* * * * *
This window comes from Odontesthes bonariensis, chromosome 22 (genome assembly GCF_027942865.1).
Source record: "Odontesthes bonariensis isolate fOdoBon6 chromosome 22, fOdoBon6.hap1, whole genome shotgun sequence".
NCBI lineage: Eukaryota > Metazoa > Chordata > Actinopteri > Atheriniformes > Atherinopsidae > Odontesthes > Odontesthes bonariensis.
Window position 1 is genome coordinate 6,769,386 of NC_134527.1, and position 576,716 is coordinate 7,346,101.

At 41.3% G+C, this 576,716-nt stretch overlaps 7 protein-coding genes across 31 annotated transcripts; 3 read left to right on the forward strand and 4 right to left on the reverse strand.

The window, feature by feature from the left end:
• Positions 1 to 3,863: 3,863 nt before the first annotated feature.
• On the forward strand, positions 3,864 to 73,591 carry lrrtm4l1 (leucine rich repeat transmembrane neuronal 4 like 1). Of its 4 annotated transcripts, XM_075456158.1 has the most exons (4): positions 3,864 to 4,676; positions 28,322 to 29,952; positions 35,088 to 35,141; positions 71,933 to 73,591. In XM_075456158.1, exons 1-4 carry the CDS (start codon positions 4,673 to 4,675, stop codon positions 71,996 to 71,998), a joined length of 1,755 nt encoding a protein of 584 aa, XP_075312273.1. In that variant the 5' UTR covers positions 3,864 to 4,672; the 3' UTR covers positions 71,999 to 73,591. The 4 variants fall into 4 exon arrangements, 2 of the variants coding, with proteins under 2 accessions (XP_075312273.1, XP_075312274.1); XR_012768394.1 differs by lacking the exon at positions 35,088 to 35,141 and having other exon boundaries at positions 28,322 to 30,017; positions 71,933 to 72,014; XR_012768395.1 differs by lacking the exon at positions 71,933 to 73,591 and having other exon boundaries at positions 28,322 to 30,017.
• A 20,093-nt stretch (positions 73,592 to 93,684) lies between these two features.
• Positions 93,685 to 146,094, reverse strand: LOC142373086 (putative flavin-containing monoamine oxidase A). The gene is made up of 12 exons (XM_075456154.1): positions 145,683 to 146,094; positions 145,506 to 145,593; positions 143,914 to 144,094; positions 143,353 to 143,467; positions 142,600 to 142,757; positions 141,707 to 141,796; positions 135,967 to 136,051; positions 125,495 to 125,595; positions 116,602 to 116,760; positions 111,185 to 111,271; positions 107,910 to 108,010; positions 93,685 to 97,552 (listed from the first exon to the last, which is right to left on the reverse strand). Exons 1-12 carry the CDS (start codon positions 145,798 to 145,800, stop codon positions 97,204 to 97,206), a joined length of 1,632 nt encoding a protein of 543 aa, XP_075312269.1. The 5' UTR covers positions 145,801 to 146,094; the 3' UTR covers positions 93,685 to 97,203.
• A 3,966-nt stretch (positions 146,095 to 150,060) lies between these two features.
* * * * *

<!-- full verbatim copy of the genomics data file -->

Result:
This window comes from Odontesthes bonariensis, chromosome 22 (genome assembly GCF_027942865.1).
Source record: "Odontesthes bonariensis isolate fOdoBon6 chromosome 22, fOdoBon6.hap1, whole genome shotgun sequence".
NCBI lineage: Eukaryota > Metazoa > Chordata > Actinopteri > Atheriniformes > Atherinopsidae > Odontesthes > Odontesthes bonariensis.
Window position 1 is genome coordinate 6,769,386 of NC_134527.1, and position 576,716 is coordinate 7,346,101.

At 41.3% G+C, this 576,716-nt stretch overlaps 7 protein-coding genes across 31 annotated transcripts; 3 read left to right on the forward strand and 4 right to left on the reverse strand.

The window, feature by feature from the left end:
• Positions 1 to 3,863: 3,863 nt before the first annotated feature.
• On the forward strand, positions 3,864 to 73,591 carry lrrtm4l1 (leucine rich repeat transmembrane neuronal 4 like 1). Of its 4 annotated transcripts, XM_075456158.1 has the most exons (4): positions 3,864 to 4,676; positions 28,322 to 29,952; positions 35,088 to 35,141; positions 71,933 to 73,591. In XM_075456158.1, exons 1-4 carry the CDS (start codon positions 4,673 to 4,675, stop codon positions 71,996 to 71,998), a joined length of 1,755 nt encoding a protein of 584 aa, XP_075312273.1. In that variant the 5' UTR covers positions 3,864 to 4,672; the 3' UTR covers positions 71,999 to 73,591. The 4 variants fall into 4 exon arrangements, 2 of the variants coding, with proteins under 2 accessions (XP_075312273.1, XP_075312274.1); XR_012768394.1 differs by lacking the exon at positions 35,088 to 35,141 and having other exon boundaries at positions 28,322 to 30,017; positions 71,933 to 72,014; XR_012768395.1 differs by lacking the exon at positions 71,933 to 73,591 and having other exon boundaries at positions 28,322 to 30,017.
• A 20,093-nt stretch (positions 73,592 to 93,684) lies between these two features.
• Positions 93,685 to 146,094, reverse strand: LOC142373086 (putative flavin-containing monoamine oxidase A). The gene is made up of 12 exons (XM_075456154.1): positions 145,683 to 146,094; positions 145,506 to 145,593; positions 143,914 to 144,094; positions 143,353 to 143,467; positions 142,600 to 142,757; positions 141,707 to 141,796; positions 135,967 to 136,051; positions 125,495 to 125,595; positions 116,602 to 116,760; positions 111,185 to 111,271; positions 107,910 to 108,010; positions 93,685 to 97,552 (listed from the first exon to the last, which is right to left on the reverse strand). Exons 1-12 carry the CDS (start codon positions 145,798 to 145,800, stop codon positions 97,204 to 97,206), a joined length of 1,632 nt encoding a protein of 543 aa, XP_075312269.1. The 5' UTR covers positions 145,801 to 146,094; the 3' UTR covers positions 93,685 to 97,203.
• A 3,966-nt stretch (positions 146,095 to 150,060) lies between these two features.